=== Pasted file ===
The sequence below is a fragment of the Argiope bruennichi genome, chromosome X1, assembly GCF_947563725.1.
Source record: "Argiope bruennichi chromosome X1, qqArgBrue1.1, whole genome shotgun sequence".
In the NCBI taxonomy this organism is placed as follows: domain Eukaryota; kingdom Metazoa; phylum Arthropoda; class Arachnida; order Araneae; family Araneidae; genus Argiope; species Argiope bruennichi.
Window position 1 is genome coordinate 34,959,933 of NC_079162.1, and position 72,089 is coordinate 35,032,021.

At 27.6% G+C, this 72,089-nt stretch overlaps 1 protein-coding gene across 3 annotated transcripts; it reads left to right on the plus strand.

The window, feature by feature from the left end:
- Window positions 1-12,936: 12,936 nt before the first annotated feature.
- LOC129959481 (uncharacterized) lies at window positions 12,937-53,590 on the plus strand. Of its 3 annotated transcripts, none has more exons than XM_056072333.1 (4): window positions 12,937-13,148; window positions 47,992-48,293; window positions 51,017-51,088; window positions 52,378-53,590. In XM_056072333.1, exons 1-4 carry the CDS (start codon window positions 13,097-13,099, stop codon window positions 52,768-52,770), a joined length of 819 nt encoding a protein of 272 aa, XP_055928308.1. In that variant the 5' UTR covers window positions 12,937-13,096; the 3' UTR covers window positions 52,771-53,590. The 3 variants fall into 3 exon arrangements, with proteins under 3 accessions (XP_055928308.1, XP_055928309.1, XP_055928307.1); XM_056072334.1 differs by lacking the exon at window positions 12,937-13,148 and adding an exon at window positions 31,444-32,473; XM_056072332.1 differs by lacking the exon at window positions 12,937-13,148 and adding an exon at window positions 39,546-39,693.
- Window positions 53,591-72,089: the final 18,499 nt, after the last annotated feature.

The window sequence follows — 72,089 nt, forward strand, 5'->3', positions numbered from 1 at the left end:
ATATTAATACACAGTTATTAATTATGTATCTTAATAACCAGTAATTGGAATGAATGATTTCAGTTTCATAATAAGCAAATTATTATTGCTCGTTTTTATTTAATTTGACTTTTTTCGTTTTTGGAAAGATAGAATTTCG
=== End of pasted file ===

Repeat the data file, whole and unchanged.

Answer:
The sequence below is a fragment of the Argiope bruennichi genome, chromosome X1, assembly GCF_947563725.1.
Source record: "Argiope bruennichi chromosome X1, qqArgBrue1.1, whole genome shotgun sequence".
In the NCBI taxonomy this organism is placed as follows: domain Eukaryota; kingdom Metazoa; phylum Arthropoda; class Arachnida; order Araneae; family Araneidae; genus Argiope; species Argiope bruennichi.
Window position 1 is genome coordinate 34,959,933 of NC_079162.1, and position 72,089 is coordinate 35,032,021.

At 27.6% G+C, this 72,089-nt stretch overlaps 1 protein-coding gene across 3 annotated transcripts; it reads left to right on the plus strand.

The window, feature by feature from the left end:
- Window positions 1-12,936: 12,936 nt before the first annotated feature.
- LOC129959481 (uncharacterized) lies at window positions 12,937-53,590 on the plus strand. Of its 3 annotated transcripts, none has more exons than XM_056072333.1 (4): window positions 12,937-13,148; window positions 47,992-48,293; window positions 51,017-51,088; window positions 52,378-53,590. In XM_056072333.1, exons 1-4 carry the CDS (start codon window positions 13,097-13,099, stop codon window positions 52,768-52,770), a joined length of 819 nt encoding a protein of 272 aa, XP_055928308.1. In that variant the 5' UTR covers window positions 12,937-13,096; the 3' UTR covers window positions 52,771-53,590. The 3 variants fall into 3 exon arrangements, with proteins under 3 accessions (XP_055928308.1, XP_055928309.1, XP_055928307.1); XM_056072334.1 differs by lacking the exon at window positions 12,937-13,148 and adding an exon at window positions 31,444-32,473; XM_056072332.1 differs by lacking the exon at window positions 12,937-13,148 and adding an exon at window positions 39,546-39,693.
- Window positions 53,591-72,089: the final 18,499 nt, after the last annotated feature.

The window sequence follows — 72,089 nt, forward strand, 5'->3', positions numbered from 1 at the left end:
ATATTAATACACAGTTATTAATTATGTATCTTAATAACCAGTAATTGGAATGAATGATTTCAGTTTCATAATAAGCAAATTATTATTGCTCGTTTTTATTTAATTTGACTTTTTTCGTTTTTGGAAAGATAGAATTTCG